How often are we told to not be deceived? Have you ever really considered it?
Take heed to yourselves, that your heart be not deceived (Dt 11:16a).
And he [Jesus] said, Take heed that ye be not deceived (Lk 21:8a).
… Be not deceived… (1Co 6:9).
Be not deceived … (1Co 15:33).
Be not deceived … (Gal 6:7).
Notice that these verses are in the imperative. They are commands! Would we be commanded to do something if it was not in our power (with the help of God)?
How can we do this?
1. Ask God for help. We have knees for a reason.
2. Study His word. Reading it through is commendable, and I try to either read through it or listen to it on audio all the way through once a year. However, that is not a substitute for getting out a concordance and looking up verses relevant to a given subject. It’s no substitute for reading commentaries to see how others view a given passage and try to make sense out of it. It’s not as profitable as sitting around with other brethren and discussing various passages (maybe it would be more profitable on the Sabbath than discussing the next potluck).
3. Fast occasionally. You might think I’m a “fan” of fasting. I’m not. I get migraines often when I fast. However, I also find it can give clarity. Fasting tends to give a spiritual strength that I honestly have trouble describing. Best of all, it is a reminder of who I am in the hugeness and vastness of the universe, and it reminds me that God is larger than I can even imagine. And yet, He listens!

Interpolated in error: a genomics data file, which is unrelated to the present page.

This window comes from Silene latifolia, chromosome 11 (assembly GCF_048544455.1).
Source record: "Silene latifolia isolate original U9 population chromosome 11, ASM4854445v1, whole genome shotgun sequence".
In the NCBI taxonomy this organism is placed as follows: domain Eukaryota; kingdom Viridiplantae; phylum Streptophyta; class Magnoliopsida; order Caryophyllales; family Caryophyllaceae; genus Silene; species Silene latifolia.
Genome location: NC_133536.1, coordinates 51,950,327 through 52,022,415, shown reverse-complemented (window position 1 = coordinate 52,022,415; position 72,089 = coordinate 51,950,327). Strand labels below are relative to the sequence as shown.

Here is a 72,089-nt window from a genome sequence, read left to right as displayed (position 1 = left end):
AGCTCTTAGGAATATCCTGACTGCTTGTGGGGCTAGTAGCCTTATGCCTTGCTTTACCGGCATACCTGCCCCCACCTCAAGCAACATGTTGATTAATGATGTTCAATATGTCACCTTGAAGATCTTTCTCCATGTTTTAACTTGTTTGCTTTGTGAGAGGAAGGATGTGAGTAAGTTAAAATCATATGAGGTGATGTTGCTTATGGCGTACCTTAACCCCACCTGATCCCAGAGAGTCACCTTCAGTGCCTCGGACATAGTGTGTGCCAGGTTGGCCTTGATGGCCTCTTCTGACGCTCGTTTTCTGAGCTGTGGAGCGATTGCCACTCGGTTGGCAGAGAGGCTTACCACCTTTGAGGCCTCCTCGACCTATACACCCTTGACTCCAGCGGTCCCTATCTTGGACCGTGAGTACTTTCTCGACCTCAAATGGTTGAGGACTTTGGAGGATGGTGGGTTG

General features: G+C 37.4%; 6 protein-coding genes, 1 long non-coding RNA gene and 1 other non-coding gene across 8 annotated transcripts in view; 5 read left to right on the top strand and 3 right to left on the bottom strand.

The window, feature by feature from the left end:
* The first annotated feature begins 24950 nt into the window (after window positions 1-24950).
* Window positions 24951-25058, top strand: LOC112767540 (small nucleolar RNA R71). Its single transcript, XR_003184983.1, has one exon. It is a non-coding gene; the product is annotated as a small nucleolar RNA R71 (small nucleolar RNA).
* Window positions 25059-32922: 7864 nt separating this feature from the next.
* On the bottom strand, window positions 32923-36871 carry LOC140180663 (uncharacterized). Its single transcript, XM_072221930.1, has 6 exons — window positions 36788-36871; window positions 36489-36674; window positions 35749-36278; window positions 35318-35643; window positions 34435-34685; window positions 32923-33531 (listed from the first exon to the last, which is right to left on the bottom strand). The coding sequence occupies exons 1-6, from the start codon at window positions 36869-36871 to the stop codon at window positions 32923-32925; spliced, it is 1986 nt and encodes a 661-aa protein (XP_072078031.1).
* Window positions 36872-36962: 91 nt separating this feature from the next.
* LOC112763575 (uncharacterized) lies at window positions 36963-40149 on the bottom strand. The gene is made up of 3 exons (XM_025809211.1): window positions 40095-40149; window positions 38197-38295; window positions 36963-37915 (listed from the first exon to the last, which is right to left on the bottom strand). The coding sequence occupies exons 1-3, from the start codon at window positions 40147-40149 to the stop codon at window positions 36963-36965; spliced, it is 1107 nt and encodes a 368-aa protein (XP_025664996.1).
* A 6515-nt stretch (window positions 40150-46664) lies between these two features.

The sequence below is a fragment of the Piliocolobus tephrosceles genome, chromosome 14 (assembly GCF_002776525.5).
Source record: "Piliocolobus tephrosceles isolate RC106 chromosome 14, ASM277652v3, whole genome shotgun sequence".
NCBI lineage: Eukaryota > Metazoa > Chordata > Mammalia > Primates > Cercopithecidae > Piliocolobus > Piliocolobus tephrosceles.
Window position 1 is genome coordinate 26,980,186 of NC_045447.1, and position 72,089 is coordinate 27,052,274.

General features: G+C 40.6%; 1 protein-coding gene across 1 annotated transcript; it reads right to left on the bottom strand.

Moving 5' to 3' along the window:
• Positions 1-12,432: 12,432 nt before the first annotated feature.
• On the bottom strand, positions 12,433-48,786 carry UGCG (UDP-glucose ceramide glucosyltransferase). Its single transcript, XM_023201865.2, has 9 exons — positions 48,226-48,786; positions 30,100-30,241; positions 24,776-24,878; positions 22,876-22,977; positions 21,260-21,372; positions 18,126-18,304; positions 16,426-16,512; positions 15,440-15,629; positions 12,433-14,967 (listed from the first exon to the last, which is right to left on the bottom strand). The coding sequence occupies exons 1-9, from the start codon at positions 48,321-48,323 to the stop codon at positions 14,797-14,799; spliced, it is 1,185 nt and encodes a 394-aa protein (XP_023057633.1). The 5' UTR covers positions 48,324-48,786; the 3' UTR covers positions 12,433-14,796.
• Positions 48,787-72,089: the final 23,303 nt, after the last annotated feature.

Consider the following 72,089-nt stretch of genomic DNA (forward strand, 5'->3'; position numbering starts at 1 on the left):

4. Ask questions. I realize that elders keep pretty busy, but they are elders for a reason. Maybe instead of tackling them after services, you could drop them an email for a minor question. If nothing else, you should be asking yourself questions when you read the Bible. Why did he or she do this? Why did God reward this behavior over the that of others? Why is this in the Bible? What should we learn from it?
5. Don’t stop asking questions. A lot of people stopped asking questions once they came into WCG and became comfortable there. When you stop asking questions, you stop growing.
6. Don’t be afraid to admit it when you are wrong. No one sees 100% of the picture except God! Worse, continuing in a path that we know is wrong is living a lie, and God hates a lie. Again, if you cannot learn from your mistakes, you stop growing.
When I look at these traits, I cannot help but think of King David. The biggest mark on his record seems to be the one where he violated #6, at least initially. He had to be confronted with his sin in the case of Bathsheba. In spite of that, though, he is called a man after God’s own heart. Could it be because of these traits?